PNS National Newscast

Audio Activation
"Siri, play the Public News Service (podcast)"
"Hey Google, play the Public News Service podcast"
"Alexa, play Public News Service podcast"
or "Alexa, what's my news flash?" once you set it up in the Alexa app

2020Talks

Audio Activation
"Siri, play the 2020Talks podcast"
"Hey Google, play the 2020Talks podcast"
"Alexa, play Two-Thousand-Twenty Talks podcast"
or "Alexa, what's my news flash?" once you set it up in the Alexa app

Newscasts

PNS Daily Newscast - May 6, 2021 


Ahead of Mother's Day, a new survey reveals what pandemic-burdened women really want, and President Biden moves to lift patent restrictions to assist vaccine-strapped countries.


2021Talks - May 6, 2021 


The White House waives COVID vaccine intellectual property rights to aid other nations, the president chides the GOP over the potential ouster of Liz Cheney from her leadership position, and immigration reform heats up.

PSE Feels Heat from Olympia about Coal Power

Downloading Audio

Click to download

We love that you want to share our Audio! And it is helpful for us to know where it is going.
Media outlets that are interested in downloading content should go to www.newsservice.org
Click Here if you do not already have an account and need to sign up.
Please do it now, as the option to download our audio packages is ending soon

PHOTO: Advocates for clean energy continued their push this week to convince Puget Sound Energy to transition from using power from the Colstrip Generating Station in Montana to more locally-generated wind and solar power, as well as energy efficiency. Photo courtesy of Sierra Club.
PHOTO: Advocates for clean energy continued their push this week to convince Puget Sound Energy to transition from using power from the Colstrip Generating Station in Montana to more locally-generated wind and solar power, as well as energy efficiency. Photo courtesy of Sierra Club.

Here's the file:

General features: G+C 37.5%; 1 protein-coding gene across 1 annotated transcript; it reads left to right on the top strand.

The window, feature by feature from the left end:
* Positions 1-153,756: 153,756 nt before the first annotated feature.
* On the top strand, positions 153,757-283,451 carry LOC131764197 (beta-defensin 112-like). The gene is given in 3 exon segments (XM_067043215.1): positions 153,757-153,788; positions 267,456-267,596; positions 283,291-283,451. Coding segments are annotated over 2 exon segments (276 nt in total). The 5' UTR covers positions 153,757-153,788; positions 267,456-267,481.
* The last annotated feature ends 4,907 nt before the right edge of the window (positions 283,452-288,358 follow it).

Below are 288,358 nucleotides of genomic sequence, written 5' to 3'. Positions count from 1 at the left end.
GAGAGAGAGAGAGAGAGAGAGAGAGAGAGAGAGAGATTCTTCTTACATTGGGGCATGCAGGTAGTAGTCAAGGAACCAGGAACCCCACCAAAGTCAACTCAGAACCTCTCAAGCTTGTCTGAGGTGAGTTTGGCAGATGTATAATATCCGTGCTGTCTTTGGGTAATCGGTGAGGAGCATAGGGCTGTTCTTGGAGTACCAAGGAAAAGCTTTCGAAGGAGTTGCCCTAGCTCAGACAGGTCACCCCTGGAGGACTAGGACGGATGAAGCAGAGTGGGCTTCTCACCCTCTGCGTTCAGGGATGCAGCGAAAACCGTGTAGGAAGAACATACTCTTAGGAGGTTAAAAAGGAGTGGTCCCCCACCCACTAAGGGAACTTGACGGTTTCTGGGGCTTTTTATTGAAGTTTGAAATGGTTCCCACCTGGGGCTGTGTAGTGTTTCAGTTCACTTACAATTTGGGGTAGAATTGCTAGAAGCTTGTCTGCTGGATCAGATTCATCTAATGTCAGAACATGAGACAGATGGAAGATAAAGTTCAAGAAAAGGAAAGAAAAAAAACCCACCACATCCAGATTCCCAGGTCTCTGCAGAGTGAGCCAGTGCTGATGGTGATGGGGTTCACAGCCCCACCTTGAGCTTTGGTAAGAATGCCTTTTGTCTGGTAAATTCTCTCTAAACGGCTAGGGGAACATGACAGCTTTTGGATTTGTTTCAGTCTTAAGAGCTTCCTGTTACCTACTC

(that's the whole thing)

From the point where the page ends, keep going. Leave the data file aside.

By Chris ThomasContact
October 9, 2014

OLYMPIA, Wash. - Puget Sound Energy (PSE) is catching some heat from the 30 percent of their electrical power that comes from burning Montana coal.

On Wednesday in Olympia, the utility company was presented with more than 10,000 petitions asking it step up the use of clean energy and energy efficiency.

Bob Guenther, government affairs representative for IBEW Local 77, says the electricians' union represents many coal plant workers. He doesn't want to see them out of jobs, and is convinced the utility can craft a transition plan to benefit workers in Washington and Montana, as well as the environment.

"This is not a threat against Puget Sound Energy," says Guenther. "From my perspective, it is saying, 'Wake up!' We can develop new and creative ways to generate electricity that will pay good wages and keep the communities whole."

Guenther says the union was involved in the transition plan for closing Washington's only coal-fired plant in Centralia.

The Sierra Club's Beyond Coal campaign also presented PSE with a report card summing up its performance. It said the company needs to show "more effort and commitment" to clean energy.

The utility got good grades for using some wind and solar power and its energy efficiency programs, but the overall grade was "incomplete" - for the air and water pollution from the Colstrip plant in Montana. Seth Ballhorn, Sierra Club Beyond Coal campaign organizer, says PSE's dragging its feet on the future of Colstrip has ripple effects in Washington.

"Cities throughout the region are doing everything they can to confront climate change," he says. "But it's challenging when they get 30 percent of their power from coal. They're doing what they can to encourage their utility to be part of the solution."

Ballhorn says the state Utilities and Transportation Commission asked Puget Sound Energy in February for a more thorough analysis of the costs associated with Colstrip, and whether the company will upgrade the aging plant or retire it. According to Ballhorn, the commission's request was optional and, to date, PSE hasn't responded.

Best Practices